I would like to obtain a plain text version of the index so thought it might be easier to extract it from the existing packages somehow. The MWE below produces:

enter image description here

What I want is a text file containing:

    Star Trek,

    Star Wars,

    Star Trek,

Science Fiction:
    Star Trek,
    Star Wars,

    Star Trek,


  • I have numerous files which will each be generating the temp files in a similar manner as below. I would like to post-process the all the temporary files and obtain a single combined index.
  • Not at all concerned with the page numbers.
  • I thought of writing a script that greps the files for the appropriate macros but thought that there might be a more elegant method either using the existing \index functionality or some other technique.
  • Not stuck on the syntax of the output. Anything that can easily be parsed is fine.
  • I don't know why I am getting a opening square bracket at the beginning of each entry, but apparently does not show up when others run similar code.




    \newpage\lipsum[1]%  just for this MWE

  \Index{Star Trek}{Spock}
  \Index{Star Trek}{Science}
  \Index{Star Trek}{Science Fiction}

  \Index{Star Wars}{Jedi}
  \Index{Star Trek}{Fiction}
  \Index{Star Wars}{Science Fiction}


1 Answer 1


1. Merging the unsorted index files

Your example generates an unsorted .idx file:

\indexentry{Spock!Star Trek}{1}
\indexentry{Science!Star Trek}{2}
\indexentry{Science Fiction!Star Trek}{3}
\indexentry{Jedi!Star Wars}{4}
\indexentry{Fiction!Star Trek}{5}
\indexentry{Science Fiction!Star Wars}{6}

As you want to ignore the page numbers, several .idx files can be merged by simple concatenation of the files, e.g. Linux/bash:

$ rm all.idx
$ cat *.idx >all.idx

Or in a command window in Windows:

> del all.idx
> type *.idx >all.idx

As result we have a file all.idx with all unsorted index entries.

2. Running makeindex

As makeindex always writes the page numbers, they have to be filtered out. The following style file `plain.ist for makeindex wraps the item names and page numbers in TeX commands to format or ignore them in a subsequent TeX run:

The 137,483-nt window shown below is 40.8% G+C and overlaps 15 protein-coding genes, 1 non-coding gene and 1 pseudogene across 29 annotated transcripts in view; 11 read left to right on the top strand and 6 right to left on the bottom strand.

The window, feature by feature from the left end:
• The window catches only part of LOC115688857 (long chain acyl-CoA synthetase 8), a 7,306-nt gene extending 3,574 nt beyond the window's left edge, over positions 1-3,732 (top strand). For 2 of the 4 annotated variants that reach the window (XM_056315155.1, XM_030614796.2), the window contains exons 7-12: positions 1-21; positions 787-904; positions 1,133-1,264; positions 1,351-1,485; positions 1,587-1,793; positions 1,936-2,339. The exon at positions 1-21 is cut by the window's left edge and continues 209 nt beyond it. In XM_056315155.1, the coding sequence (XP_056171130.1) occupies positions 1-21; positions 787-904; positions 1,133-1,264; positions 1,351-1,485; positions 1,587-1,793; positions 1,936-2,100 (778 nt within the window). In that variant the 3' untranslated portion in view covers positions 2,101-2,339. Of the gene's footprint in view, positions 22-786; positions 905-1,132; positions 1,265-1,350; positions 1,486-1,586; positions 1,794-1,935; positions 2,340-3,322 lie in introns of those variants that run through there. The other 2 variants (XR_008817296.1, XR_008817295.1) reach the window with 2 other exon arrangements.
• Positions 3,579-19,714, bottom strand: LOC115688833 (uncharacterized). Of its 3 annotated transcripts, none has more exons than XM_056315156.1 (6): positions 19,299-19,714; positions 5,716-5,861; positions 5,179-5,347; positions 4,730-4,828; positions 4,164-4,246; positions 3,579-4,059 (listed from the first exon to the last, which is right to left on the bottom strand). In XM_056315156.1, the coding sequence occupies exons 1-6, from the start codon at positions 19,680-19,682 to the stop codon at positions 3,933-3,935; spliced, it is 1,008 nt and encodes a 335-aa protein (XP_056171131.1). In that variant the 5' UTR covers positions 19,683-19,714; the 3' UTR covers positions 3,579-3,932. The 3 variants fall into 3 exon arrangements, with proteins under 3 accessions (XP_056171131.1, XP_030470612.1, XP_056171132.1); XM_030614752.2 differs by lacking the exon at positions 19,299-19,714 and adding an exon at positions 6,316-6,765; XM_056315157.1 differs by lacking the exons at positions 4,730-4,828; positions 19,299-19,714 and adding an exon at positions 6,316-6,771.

preamble "\\catcode`\{=1
\\expandafter\\ifx\\csname newwrite\\endcsname\\relax
  \\csname newwrite\\endcsname\\OUT
\\def\\space{ }
postamble "\n\\immediate\\closeout\\OUT
\\csname @@end\\endcsname\\end\n"

setpage_prefix "\n\\gobble{"
setpage_suffix "}\n"

group_skip ""
headings_flag 0

item_0 "\n\\out{}\\out{"
item_1 "\n\\out{\\spaces "
item_2 "\n\\out{\\spaces\\spaces "
item_01 "\n\\out{\\spaces "
item_x1 ":}\n\\out{\\spaces "
item_x2 "}\n\\out{\\spaces\\spaces "
delim_0 ":}\\gobble{"
delim_1 "}\\gobble{"
delim_2 "}\\gobble{"
delim_t "}"
line_max 1000

Run makeindex with the specified style file:

makeindex -s plain.ist all.idx

The result is file all.ind:

\expandafter\ifx\csname newwrite\endcsname\relax
  \csname newwrite\endcsname\OUT
\def\space{ }

\out{\spaces Star Trek}\gobble{5}
\out{\spaces Star Wars}\gobble{4}
\out{\spaces Star Trek}\gobble{2}
\out{}\out{Science Fiction:}
\out{\spaces Star Trek}\gobble{3}
\out{\spaces Star Wars}\gobble{6}
\out{\spaces Star Trek}\gobble{1}
\csname @@end\endcsname\end

3.Running TeX

Some lines of the preamble and postamble of the generated file might look at little scary, they just ensure, that the file can be processed by different TeX formats (plain TeX, LaTeX) and even ini-TeX.

  • The code opens a file \\jobname.txt and writes lines into this file using macro \out.

  • The catcode settings are only needed by ini-TeX.

  • The trick of the redefinition of \out via \outaux helps to ignore the very first empty line of the very first item.

Now we can run TeX:

tex all.ind

4. Result

And the result is file all.txt:

    Star Trek

    Star Wars

    Star Trek

Science Fiction:
    Star Trek
    Star Wars

    Star Trek

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